An album as long and ambitious as Teen Suicide’s latest, It’s The Big Joyous Celebration, Let’s Stir The Honeypot (26 tracks!), has to have some sort of demarcation point to avoid feeling overwhelming, and for the Brooklyn-via-Baltimore band, it’s a separation of the record down the middle so there’s a rock-oriented side and more ambient, electroacoustic experimentation on the flip. Lead single “Alex” comes from the first half, while “The Stomach Of The Earth” is taken from the back end. It’s a mood piece held in the same formation pattern, as a gently nudging and escalating piano line eventually breaks out into a pitch-shifted dirge of a coda: “Will I rest my head in heaven? Will I sleep in the stomach of the earth?” The lyrics, though largely unintelligible, still echo the weariness of the song’s conceit, which Sam Ray explains to Thump as such:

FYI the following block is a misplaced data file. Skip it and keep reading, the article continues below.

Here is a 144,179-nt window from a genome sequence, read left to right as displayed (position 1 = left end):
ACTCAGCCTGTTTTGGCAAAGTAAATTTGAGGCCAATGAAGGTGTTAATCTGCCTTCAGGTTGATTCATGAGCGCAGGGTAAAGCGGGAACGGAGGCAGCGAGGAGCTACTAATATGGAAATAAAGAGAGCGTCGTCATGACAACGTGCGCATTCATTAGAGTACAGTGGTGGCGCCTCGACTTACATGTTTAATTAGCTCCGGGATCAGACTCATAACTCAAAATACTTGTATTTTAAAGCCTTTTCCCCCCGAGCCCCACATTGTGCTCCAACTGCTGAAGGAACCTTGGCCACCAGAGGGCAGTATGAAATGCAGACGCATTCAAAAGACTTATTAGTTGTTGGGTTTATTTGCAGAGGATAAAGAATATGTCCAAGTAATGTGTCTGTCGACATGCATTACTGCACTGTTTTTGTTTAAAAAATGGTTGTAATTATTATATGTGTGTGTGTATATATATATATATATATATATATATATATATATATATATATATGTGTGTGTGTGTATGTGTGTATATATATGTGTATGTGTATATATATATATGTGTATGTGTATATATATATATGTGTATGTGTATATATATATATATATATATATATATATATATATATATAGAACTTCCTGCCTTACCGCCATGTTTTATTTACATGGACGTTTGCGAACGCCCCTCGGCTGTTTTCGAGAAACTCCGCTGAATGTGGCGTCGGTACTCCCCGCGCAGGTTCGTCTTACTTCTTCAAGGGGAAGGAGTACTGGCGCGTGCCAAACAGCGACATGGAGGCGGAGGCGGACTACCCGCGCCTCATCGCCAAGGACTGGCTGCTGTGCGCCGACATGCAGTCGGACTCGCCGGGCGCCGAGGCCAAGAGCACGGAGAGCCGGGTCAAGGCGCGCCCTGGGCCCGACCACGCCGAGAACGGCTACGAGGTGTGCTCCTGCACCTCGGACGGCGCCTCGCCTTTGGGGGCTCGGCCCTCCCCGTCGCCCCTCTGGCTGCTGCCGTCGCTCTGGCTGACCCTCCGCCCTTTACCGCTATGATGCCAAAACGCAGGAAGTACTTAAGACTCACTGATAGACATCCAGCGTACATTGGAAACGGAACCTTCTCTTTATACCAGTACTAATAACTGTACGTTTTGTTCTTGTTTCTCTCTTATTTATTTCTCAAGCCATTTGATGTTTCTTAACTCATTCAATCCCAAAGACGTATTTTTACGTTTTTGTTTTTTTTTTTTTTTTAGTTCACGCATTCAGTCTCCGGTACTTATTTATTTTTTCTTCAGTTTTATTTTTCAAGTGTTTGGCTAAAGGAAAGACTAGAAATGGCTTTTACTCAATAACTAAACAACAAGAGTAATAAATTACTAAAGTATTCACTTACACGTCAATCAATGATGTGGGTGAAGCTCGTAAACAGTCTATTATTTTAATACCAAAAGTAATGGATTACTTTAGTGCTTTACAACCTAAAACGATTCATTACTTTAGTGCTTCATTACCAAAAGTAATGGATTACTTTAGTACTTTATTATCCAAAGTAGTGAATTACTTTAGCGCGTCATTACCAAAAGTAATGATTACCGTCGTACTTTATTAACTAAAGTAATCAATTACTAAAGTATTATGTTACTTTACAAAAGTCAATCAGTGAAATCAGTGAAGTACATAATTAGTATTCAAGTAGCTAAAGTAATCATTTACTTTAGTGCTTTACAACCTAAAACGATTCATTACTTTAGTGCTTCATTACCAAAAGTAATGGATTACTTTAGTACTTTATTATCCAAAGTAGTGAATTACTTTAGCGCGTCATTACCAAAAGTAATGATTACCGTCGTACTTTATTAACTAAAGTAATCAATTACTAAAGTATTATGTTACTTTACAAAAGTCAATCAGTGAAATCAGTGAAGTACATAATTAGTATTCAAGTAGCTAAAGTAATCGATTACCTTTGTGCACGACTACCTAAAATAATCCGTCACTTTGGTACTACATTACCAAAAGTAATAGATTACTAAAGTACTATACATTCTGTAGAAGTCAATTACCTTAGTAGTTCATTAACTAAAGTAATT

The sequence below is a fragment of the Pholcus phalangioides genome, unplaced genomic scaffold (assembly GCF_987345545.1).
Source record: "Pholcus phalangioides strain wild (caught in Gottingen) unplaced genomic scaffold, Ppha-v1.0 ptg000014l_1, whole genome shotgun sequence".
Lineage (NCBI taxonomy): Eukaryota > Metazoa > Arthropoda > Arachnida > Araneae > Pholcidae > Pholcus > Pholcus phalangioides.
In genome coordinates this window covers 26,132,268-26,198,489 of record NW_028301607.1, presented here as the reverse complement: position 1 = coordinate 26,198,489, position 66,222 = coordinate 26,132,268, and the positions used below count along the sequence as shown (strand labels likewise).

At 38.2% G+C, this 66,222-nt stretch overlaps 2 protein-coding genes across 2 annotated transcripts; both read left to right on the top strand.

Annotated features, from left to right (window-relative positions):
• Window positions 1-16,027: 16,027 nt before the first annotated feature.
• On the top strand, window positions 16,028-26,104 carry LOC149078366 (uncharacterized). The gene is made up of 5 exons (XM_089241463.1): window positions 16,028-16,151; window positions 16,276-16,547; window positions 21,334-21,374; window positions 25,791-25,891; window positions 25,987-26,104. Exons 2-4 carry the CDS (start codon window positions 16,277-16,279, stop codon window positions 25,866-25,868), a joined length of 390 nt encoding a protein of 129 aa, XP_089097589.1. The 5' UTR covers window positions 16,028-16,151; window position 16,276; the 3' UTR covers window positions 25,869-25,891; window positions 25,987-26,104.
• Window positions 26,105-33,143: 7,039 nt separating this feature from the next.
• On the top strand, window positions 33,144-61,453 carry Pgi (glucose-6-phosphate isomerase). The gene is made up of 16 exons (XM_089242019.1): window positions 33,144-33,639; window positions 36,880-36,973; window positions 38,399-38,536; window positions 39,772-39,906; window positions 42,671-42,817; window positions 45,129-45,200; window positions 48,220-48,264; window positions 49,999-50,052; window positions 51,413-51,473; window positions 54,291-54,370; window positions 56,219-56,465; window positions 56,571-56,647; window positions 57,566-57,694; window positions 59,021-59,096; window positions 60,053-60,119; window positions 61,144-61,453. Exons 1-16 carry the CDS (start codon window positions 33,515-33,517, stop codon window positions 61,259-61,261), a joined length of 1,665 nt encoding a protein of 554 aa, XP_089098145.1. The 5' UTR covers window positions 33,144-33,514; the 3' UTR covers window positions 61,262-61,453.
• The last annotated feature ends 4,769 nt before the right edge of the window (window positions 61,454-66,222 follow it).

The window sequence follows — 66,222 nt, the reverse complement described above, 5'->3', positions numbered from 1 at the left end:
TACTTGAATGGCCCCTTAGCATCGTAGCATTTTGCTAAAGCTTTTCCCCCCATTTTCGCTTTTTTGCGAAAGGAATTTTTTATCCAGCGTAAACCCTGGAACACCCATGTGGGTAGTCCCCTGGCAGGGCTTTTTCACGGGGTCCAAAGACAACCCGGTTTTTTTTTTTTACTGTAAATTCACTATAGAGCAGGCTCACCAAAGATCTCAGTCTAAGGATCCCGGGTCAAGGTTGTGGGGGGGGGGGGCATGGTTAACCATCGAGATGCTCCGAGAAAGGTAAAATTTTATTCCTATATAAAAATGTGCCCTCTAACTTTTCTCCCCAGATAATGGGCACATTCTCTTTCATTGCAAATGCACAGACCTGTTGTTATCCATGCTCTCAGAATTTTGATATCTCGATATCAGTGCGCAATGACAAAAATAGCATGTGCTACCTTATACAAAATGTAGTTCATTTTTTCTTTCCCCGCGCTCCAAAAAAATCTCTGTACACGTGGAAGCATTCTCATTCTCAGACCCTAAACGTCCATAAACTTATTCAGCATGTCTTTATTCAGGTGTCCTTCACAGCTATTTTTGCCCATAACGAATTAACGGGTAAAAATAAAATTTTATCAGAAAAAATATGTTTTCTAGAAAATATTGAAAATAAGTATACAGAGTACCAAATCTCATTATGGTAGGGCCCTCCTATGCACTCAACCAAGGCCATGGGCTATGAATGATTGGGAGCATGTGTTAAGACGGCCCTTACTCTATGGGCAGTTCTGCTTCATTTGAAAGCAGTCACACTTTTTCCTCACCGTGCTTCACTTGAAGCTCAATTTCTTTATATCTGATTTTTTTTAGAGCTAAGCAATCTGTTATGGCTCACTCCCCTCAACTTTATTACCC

This song is about purgatory. There’s a kind of purgatory that comes with being a drug addict, when you do the same things constantly every day and have only one goal and one desire at all times, and there’s a kind of purgatory that comes with getting sober and being a normal person, when life consists of nothing but small, forgettable moments and places. Sitting by a lake, getting your hair cut, going to the bank, even just deciding whether or not to shower on any given day, it all becomes the same boring, eternal thing. This song is mostly about that latter kind of purgatory, but also about purgatory in a more literal sense.